A sellout crowd witnessed something truly special and genuinely exciting. Shame were immense and it felt like a real moment. This is one of those bands that crop up in times like these, much like Idles, who connect with people. Powerful stuff and undoubtedly one of my gigs of the year with two thrilling bands that are absolutely the real deal. I thought after the Fontaines DC set that if we saw anything else on the night that matched or bettered it that it would be quite a landmark gig. It was.
“The Waterfront presents
+ Sorry + Fontaines D.C.
Monday 26th November 2018
£13 ADV + booking fee
Sorry are a new London band centred around Asha Lorenz & Louis O’Bryen, two 19-year-old childhood best friends, who along with Lincoln Barrett (drums) and Campbell Baum (bass) have been playing on London’s underground circuit since 2015. ‘2 Down 2 Dance’ is their second official release for Domino, produced by Oli Barton-Wood (Alaskalaska, HMLTD), featuring Asha and Louis’ twisted twin vocals punctuating a typically catchy chorus laden with grungy guitars and surging beats.
“This band just keep getting better and better” – Rough Trade
“Snarling, Swaggering Post Punk” – Stereogum
“The energy, the urgency and the emotion of these brilliant new songs made me stand up and take notice that this is the band I’ve been waiting for” – John Richards – KEXP, Seattle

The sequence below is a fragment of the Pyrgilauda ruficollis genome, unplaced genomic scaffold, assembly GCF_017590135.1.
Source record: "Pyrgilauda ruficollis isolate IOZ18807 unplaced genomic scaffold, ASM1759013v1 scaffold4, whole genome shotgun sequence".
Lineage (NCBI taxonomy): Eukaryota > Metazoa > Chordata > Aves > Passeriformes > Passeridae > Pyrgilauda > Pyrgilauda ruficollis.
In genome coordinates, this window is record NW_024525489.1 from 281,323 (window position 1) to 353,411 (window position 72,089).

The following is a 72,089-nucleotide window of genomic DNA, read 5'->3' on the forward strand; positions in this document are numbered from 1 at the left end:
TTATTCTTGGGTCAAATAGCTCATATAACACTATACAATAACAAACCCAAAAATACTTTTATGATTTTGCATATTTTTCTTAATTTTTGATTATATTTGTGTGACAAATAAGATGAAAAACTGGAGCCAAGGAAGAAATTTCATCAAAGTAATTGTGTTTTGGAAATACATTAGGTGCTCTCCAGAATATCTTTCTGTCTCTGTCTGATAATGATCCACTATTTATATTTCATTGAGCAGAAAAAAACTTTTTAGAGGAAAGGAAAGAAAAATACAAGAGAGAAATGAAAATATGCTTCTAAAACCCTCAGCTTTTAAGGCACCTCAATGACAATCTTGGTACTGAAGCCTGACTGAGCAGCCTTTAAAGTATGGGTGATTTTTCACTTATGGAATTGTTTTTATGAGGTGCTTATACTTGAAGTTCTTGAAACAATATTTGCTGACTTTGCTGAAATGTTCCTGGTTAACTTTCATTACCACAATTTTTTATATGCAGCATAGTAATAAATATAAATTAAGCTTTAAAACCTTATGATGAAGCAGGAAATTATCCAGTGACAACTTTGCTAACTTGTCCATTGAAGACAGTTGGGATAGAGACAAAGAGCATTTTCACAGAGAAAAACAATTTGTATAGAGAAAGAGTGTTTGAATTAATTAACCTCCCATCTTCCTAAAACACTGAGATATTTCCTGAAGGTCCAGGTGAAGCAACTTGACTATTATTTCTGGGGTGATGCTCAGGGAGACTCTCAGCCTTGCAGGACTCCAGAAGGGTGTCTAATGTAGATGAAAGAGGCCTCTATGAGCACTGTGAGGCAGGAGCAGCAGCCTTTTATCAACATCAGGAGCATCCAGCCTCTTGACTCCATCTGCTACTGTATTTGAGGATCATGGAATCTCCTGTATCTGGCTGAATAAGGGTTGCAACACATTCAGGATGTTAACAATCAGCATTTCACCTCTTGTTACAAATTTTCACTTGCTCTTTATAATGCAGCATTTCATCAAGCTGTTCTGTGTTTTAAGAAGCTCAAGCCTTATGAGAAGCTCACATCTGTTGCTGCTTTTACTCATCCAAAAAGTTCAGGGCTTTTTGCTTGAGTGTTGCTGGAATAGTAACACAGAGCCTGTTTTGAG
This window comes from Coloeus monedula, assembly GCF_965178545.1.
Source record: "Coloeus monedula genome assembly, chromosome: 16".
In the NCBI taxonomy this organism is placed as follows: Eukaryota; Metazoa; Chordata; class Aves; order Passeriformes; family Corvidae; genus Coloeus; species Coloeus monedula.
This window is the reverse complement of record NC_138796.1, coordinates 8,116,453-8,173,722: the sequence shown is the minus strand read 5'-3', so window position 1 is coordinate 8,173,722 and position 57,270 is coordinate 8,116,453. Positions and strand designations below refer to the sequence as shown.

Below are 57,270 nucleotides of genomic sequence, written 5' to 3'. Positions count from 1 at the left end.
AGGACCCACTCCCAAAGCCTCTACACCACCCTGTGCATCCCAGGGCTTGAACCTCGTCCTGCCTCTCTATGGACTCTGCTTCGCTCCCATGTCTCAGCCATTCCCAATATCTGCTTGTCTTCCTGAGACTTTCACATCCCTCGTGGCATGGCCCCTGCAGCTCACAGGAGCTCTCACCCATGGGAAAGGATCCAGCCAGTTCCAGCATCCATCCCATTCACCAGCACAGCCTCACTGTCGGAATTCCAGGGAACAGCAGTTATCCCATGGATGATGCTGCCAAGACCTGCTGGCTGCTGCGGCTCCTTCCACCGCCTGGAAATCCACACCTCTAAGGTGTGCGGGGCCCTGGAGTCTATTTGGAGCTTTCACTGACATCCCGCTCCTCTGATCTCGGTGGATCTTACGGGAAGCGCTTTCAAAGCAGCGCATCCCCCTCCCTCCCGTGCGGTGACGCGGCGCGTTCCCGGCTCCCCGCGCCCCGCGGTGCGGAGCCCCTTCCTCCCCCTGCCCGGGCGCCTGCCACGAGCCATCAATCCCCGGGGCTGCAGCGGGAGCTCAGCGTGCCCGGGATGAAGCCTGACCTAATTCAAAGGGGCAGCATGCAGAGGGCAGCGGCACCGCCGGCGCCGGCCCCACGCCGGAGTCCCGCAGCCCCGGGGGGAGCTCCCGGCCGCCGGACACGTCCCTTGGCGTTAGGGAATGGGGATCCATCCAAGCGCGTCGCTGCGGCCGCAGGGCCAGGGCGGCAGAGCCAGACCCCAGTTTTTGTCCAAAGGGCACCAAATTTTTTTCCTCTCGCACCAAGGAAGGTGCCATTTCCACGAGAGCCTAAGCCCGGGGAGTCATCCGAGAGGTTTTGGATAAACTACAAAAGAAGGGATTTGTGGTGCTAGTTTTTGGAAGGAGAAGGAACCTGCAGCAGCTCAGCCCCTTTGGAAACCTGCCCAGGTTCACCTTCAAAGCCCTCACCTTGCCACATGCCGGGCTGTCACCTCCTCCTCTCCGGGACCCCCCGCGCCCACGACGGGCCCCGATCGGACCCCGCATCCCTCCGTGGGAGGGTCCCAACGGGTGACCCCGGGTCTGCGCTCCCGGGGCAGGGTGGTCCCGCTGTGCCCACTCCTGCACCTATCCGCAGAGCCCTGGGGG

“I’ve played this about 15 times since yesterday. It’s a bit like hearing Idles for the first time. I really think there’s something here” – Steve Lamacq / BBC 6 Music
Fontaines D.C. met as a quintet in Dublin, influenced and driven in equal measure by the rich history of their hometown’s counter-culture, their response has been to make concise and immediately authentic indie-punk that has done anything but fall on deaf ears.
The last nine months have seen Fontaines D.C. release three hotly received double A-side singles, all of which were named as singles of the week by Rough Trade, and garnered early support from the likes of Steve Lamacq and others on BBC 6 Music, as well as earning feature space from every major Irish publication. Similarly, the band have played a number of shows across Europe, Ireland and the UK earning a reputation for their brooding and trenchant live performances, supporting the likes of The Horrors, Girl Band and The Lemon Twigs, as well as playing festival slots at Electric Picnic, Hard Working Class Heroes and Other Voices.
Previous singles such as ‘Liberty Belle’ and ‘Hurricane Laughter’ call to mind the likes of the Modern Lovers, The Fall, Iggy Pop and The Strokes, seamlessly blending immediate lyrical hooks with melodic golden-era indie instrumentation, and ‘70s Stooges punk thrust, all of which is strewn with defiant rock and roll overtones. On their new AA Side Single ‘Chequeless Reckless/ Boys In The Better Land” the band have decided to delve even deeper into their influences (which they personally cite as spanning from The La’s, to The Pogues to Buddy Holly) employing hypnotic, kraut-rock infused cyclical riffs, whilst channelling Dublin into their concise and often-unassumingly poetic lyrics with a distinctive gritty Irish drawl.”
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Norwich: Music City, UK. A Norwich playlist of well over 30 hours of local music on Spotify: